News From Nowhere


Kelmscott ManorWilliam Morris, the founder of the Arts & Crafts Movement, lived much of his adult life in the Cotswold village of Kelmscott. His house, Kelmscott Manor, owned by the Society of Antiquaries of London, is open to the public two days a week over the summer months. On entering the village, located near Lechlade in the flatter part of the region, it is instantly clear how it was that Morris was captivated by it. Presumably it was much more of a working  community in the late 19th century, which would have appealed to the man who, above all, appreciated practicality, and whilst it has lost much of the paraphernalia of the farming life,  it retains a strongly rural atmosphere, not least because of its almost secret situation, tucked away at the end of a network of narrow lanes. It is z-shaped, with the church at one end and the core of the village, with pub and Kelmscott Manor, at the other.  Signposts are few – finding first the village and then the house is bit like a game.

A game, however, with a reward. I didn't know what exactly to expect but probably something like a Morris shrine, where awestruck followers would go to pray to their god, and the merely curious treated with lofty condescension. I could not have been more wrong. It is a museum, with exhibits that are not to be touched, but the atmosphere within is not remotely precious, just respectful. The rooms are filled with examples of the work of Morris, the Pre-Raphaelites including Burne-Jones and Dante Gabriel Rossetti, and the fine furniture of Philip Webb. Helpful and knowledgeable custodians are present to keep a discreet watch and to answer questions with honest enthusiasm. There are houses across our country where one sometimes feels like a barely tolerated interloper – but not here.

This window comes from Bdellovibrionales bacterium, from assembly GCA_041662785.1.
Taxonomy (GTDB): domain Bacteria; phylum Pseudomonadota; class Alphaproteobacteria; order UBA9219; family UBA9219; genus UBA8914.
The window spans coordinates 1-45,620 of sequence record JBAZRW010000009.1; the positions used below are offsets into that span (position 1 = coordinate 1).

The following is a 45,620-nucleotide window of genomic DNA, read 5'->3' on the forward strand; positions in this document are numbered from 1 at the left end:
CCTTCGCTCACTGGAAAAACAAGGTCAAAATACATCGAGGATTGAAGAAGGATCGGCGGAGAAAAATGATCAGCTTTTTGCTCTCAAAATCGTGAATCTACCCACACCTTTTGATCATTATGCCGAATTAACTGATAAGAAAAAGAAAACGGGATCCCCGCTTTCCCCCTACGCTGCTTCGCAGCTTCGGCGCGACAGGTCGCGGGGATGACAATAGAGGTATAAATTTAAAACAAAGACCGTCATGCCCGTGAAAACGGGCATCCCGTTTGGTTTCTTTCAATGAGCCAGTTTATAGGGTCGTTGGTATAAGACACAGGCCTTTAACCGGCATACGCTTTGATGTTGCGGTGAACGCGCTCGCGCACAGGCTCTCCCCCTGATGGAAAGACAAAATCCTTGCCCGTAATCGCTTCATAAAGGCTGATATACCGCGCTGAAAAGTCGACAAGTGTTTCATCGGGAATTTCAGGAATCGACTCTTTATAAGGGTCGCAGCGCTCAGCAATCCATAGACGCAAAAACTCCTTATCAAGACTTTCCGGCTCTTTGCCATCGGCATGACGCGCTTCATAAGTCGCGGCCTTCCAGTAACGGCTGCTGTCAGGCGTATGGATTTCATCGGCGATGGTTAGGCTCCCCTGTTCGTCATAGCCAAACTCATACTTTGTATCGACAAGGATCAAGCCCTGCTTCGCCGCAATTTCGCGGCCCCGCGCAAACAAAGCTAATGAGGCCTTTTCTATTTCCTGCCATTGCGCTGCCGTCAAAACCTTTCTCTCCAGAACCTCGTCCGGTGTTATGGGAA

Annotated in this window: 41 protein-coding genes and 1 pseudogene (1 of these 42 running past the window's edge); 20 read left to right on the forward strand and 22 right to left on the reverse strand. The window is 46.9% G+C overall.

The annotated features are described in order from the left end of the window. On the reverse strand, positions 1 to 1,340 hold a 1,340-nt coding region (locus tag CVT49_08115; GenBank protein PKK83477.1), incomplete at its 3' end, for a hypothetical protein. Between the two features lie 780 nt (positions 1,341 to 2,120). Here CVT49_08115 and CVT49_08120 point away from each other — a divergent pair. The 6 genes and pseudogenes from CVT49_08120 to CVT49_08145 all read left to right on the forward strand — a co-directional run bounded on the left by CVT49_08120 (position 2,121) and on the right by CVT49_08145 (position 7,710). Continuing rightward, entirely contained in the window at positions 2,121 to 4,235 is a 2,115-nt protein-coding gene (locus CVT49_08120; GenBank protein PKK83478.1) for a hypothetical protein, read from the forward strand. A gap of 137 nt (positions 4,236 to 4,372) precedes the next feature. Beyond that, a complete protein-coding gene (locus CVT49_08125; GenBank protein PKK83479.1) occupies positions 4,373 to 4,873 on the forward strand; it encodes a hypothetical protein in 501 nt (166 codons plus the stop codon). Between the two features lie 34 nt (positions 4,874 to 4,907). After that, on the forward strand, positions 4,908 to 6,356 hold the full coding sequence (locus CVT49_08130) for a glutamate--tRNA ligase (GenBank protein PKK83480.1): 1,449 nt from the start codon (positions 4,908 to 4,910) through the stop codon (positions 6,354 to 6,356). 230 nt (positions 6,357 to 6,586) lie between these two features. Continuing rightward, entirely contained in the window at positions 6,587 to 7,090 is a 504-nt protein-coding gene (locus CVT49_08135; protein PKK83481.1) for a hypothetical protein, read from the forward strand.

In a corner of the garden is the old three-seat privy, where Morris, it is said, looking out over the garden, was inspired to develop his celebrated wild-strawberry thief fabric design. I see why that is - there is a slow pace here, even though it is open to the public, that invites contemplation. Some flavour of that can be gleaned from the cover illustration of his utopian novel, 'News from Nowhere', which features a view of the house that plays a significant role in the story of William Guest, who falls asleep after returning from a meeting of the Socialist League and awakes to find himself in a future society based on common ownership and democratic control of the means of production.

Of course the pleasures of the simple life are more easily secured  when you have the education and means that Morris enjoyed. But the sentiments he expressed through his work have much to commend them and anyone wishing to understand that side of the English character that rejects frivolity in art will get much out of a visit here.

Our Cotswold walking & cycling tours take in some of the most beautiful spots in the Cotswolds! Click here for more information.


NewsKatharine Mabbett